Pakistan’s political instability today is in large measure due to the struggle between three major actors—the civilian wing of the state, the military, and the Islamists. Partition from British India and the migration that followed led to mobilization based on identity, a power structure that was eventually dominated by the military, and the weakening of democratic institutions and principles. Partition also led to an imbalance of power between Pakistan and India, which continues to shape internal Pakistani politics. Other regional developments, such as the Kashmir dispute with India, further partitioning of the state in 1971, the wars in Afghanistan, and the recent U.S.-led war on terror, have also affected Pakistan’s internal dynamics. The military constrained the authority of the constitutional state by assuming an informal but substantive role as the supreme political agent and influencing state policies and strategy. The state’s authority has also been threatened by the Islamic establishment which has, since the founding of the state, pressured the state to establish sharia, or Islamic law. Islamic militant discourse and strategy emerged during the wars in Afghanistan in the 1980s and 1990s and has since intensified.
Despite military rule, regional instability, and Islamist discourse and militancy, Pakistan continues to be a constitutional state with a legal and institutional framework similar to its eastern neighbor India. The state establishment has shown remarkable capacity to reinvent itself and at least partially accommodate pressure from forces contending for power and privilege, within an institutional-constitutional framework.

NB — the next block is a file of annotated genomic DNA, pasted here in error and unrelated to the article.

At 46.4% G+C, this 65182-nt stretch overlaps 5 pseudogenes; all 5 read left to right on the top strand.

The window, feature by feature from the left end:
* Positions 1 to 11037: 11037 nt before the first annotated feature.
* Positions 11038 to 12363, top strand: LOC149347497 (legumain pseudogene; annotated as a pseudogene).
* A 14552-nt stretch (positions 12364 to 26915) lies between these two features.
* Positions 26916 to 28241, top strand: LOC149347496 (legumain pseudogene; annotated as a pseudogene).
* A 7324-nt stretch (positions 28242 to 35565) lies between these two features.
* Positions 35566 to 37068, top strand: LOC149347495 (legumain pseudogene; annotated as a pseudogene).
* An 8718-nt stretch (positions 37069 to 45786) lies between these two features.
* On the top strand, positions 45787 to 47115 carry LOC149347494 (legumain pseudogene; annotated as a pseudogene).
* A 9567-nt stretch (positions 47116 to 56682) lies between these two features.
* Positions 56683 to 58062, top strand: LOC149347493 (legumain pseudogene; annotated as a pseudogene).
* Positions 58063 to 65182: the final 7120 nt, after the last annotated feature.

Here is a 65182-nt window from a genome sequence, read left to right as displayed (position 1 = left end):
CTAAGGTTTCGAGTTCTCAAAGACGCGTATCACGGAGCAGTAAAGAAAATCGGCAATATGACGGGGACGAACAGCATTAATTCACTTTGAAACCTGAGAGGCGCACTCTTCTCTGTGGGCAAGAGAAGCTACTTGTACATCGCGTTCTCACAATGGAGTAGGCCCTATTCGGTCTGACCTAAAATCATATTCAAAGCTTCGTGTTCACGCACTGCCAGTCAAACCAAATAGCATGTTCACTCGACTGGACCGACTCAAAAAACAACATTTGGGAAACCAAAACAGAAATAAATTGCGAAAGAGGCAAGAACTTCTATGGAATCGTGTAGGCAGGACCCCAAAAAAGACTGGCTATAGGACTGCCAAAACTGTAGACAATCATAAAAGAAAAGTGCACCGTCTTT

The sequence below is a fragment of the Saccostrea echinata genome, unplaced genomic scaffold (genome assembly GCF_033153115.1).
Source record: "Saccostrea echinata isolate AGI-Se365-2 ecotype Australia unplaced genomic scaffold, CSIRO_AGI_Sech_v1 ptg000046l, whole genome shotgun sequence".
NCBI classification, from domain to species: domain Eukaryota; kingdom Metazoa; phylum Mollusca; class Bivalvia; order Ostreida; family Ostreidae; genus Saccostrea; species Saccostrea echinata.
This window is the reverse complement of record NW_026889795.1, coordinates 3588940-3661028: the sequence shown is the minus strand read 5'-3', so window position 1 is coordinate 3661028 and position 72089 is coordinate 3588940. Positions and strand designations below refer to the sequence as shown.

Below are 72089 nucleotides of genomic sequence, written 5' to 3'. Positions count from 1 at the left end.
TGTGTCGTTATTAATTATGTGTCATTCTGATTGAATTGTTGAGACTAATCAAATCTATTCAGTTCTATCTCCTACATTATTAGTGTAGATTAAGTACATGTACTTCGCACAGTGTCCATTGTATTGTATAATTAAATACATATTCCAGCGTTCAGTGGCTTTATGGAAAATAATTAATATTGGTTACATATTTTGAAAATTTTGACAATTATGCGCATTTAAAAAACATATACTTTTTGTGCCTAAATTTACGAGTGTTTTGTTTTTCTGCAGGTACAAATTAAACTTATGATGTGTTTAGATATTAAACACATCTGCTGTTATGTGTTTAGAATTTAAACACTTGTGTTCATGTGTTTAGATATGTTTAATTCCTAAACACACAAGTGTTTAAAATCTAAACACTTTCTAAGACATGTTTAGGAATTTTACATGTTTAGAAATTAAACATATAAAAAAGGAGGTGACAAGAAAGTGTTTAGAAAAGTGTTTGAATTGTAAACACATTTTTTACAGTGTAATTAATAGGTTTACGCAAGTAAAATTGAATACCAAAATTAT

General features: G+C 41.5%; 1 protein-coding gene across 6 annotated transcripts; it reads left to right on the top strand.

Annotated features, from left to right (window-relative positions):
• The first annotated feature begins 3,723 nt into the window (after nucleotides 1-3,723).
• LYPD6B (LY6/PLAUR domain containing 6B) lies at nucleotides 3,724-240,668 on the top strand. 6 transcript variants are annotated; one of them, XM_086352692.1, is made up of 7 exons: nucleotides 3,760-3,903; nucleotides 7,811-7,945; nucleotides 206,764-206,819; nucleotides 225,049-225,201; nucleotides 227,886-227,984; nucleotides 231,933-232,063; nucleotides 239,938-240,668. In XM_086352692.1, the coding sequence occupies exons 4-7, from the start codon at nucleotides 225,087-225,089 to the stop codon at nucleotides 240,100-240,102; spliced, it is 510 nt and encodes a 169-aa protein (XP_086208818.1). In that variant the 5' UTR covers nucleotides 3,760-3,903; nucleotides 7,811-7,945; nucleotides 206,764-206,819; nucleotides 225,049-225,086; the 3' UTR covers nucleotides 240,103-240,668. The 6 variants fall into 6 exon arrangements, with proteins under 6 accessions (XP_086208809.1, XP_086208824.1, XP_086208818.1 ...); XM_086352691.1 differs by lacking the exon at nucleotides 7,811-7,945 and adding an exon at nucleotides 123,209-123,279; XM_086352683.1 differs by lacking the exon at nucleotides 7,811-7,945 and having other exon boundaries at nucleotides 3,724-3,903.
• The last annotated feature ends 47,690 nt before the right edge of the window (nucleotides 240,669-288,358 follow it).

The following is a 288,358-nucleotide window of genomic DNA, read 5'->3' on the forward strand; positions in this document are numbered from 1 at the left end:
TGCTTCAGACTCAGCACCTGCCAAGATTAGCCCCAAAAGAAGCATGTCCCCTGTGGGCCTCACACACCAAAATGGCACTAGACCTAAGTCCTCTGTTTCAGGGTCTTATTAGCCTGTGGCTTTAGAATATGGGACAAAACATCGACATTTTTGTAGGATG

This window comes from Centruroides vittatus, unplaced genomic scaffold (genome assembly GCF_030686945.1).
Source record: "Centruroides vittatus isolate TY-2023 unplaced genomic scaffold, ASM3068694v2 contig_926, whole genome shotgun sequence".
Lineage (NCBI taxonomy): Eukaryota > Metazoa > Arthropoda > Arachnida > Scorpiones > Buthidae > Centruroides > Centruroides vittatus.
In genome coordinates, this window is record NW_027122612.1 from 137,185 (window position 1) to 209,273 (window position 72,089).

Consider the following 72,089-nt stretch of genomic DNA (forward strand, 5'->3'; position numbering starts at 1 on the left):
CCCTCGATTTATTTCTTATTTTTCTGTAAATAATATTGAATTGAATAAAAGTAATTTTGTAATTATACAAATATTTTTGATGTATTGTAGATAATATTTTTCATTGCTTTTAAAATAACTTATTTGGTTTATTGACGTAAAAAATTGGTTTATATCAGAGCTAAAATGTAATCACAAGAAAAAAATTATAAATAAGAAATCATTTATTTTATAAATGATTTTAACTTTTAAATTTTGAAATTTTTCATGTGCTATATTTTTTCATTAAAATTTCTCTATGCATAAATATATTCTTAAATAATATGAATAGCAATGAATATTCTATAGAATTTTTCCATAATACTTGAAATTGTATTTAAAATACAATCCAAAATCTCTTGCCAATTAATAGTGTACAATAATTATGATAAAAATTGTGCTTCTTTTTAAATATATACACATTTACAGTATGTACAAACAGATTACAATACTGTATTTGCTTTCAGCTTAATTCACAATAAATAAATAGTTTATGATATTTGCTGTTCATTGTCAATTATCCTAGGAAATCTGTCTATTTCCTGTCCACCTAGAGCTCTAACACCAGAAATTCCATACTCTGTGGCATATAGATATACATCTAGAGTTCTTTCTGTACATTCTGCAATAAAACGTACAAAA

This framework, however, is still threatened by the internal conflicts outlined in this paper, and therefore policymakers must work to strengthen the civilian framework of constitutional authority, enable the state to control policy, and stabilize the political order in the country. Economic development, a better education system, an empowered civil society, and a more stable region are important goals that must be accompanied by the most crucial variable: political modernization. Political modernization entails integrating unadministered regions of the country into the main legal and political system, strengthening democratic institutions and the rule of law, using a policing rather than a military approach to combat militants, and properly federalizing the state to ensure all provinces are equal stakeholders in the political system.
[The protests constitute] one of the most serious crises Iran has faced in the past 25 years... We now see that Iranians are willing to take profound risks to challenge the regime directly in a way we have not seen in years.